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Poster ID #421
As work hours increase, marital satisfaction decreases. For married females, we hypothesize that when work hours increase over 40 hours per week, marital satisfaction decreases. We further hypothesize that as work hours increase over 60 hours per week for married males, marital satisfaction decreases.
The Annual Mary Lou Fulton Mentored Research Conference showcases some of the best student research from the College of Family, Home, and Social Sciences. The mentored learning program encourages undergraduate students to participate in hands-on and practical research under the direction of a faculty member. Students create these posters as an aide in presenting the results of their research to the public, faculty, and their peers.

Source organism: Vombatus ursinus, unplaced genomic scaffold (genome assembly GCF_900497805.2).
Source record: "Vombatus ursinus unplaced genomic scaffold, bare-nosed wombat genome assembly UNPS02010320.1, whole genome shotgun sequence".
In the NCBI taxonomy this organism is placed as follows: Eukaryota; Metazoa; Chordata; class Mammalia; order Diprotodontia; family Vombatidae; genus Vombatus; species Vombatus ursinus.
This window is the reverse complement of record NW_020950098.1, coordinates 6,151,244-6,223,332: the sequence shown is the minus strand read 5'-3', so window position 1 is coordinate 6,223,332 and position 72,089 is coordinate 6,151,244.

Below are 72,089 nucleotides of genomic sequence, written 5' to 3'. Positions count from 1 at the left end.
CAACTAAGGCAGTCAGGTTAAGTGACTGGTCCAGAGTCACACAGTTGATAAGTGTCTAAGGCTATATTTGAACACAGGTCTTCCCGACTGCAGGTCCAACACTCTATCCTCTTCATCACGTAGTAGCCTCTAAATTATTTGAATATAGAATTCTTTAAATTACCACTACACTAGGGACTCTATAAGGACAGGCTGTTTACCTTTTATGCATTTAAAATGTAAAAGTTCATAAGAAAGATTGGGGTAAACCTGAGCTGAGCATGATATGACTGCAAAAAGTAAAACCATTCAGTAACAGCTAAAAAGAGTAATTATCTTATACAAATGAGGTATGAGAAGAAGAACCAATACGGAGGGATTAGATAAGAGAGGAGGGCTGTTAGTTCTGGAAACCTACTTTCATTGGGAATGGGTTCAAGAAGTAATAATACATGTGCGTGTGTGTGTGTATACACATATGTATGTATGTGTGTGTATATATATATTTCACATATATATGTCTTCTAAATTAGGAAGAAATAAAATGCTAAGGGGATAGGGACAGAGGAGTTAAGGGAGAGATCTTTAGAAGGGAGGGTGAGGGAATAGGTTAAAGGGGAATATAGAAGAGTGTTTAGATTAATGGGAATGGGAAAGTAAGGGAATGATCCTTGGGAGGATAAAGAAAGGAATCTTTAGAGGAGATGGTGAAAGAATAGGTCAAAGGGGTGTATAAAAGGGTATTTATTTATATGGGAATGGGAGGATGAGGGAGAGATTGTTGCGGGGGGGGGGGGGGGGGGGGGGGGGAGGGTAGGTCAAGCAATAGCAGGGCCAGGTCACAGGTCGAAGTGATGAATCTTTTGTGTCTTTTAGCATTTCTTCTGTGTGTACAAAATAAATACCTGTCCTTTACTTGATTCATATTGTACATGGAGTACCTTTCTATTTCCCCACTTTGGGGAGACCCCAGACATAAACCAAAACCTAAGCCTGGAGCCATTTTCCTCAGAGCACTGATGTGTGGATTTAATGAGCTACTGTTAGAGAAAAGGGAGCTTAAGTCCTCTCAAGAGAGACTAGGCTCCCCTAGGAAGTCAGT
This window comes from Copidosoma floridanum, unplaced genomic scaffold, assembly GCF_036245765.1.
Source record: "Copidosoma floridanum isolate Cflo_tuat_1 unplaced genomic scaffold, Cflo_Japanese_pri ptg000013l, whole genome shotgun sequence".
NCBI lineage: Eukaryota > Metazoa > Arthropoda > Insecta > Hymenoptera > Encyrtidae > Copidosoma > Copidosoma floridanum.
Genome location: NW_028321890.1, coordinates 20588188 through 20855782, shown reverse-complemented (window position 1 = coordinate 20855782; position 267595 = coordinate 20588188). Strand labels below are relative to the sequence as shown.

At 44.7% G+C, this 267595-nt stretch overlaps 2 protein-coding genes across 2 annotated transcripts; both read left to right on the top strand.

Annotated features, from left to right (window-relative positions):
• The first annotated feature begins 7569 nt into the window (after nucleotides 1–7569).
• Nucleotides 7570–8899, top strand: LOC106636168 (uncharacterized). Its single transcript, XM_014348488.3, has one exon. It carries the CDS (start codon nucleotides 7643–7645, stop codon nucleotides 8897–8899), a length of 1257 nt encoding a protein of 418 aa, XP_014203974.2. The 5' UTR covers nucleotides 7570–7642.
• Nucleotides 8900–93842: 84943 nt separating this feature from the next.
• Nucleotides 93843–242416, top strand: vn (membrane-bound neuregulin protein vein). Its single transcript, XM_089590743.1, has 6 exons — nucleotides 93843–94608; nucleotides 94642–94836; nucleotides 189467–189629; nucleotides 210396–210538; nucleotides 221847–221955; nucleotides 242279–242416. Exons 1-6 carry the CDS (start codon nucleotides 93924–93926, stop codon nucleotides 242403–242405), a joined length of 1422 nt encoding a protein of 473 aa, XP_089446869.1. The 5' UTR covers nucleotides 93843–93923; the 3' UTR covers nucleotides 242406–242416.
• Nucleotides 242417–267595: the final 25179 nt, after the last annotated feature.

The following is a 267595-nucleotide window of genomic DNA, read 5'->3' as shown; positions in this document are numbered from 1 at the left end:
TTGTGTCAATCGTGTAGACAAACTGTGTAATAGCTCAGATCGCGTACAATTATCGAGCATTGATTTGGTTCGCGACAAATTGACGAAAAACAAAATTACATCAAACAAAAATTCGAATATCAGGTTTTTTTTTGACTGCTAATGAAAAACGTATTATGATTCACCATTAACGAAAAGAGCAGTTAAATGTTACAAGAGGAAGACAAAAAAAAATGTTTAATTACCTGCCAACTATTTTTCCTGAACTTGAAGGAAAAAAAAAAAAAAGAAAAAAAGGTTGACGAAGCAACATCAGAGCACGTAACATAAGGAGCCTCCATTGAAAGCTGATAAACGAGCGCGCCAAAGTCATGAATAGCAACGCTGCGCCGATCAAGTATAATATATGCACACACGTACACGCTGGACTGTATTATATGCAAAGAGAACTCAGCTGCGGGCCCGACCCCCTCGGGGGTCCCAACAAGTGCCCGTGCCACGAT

BYU ScholarsArchive Citation
Frost, Patrick; Morales, Arturo; Freeman, Jackie; and Nelson, Anna, "Gender Differences: The Impact of Hours Worked on Marital Satisfaction" (2010). FHSS Mentored Research Conference. 56.
Family, Home, and Social Sciences
© 2010, Patrick Frost, et al.;
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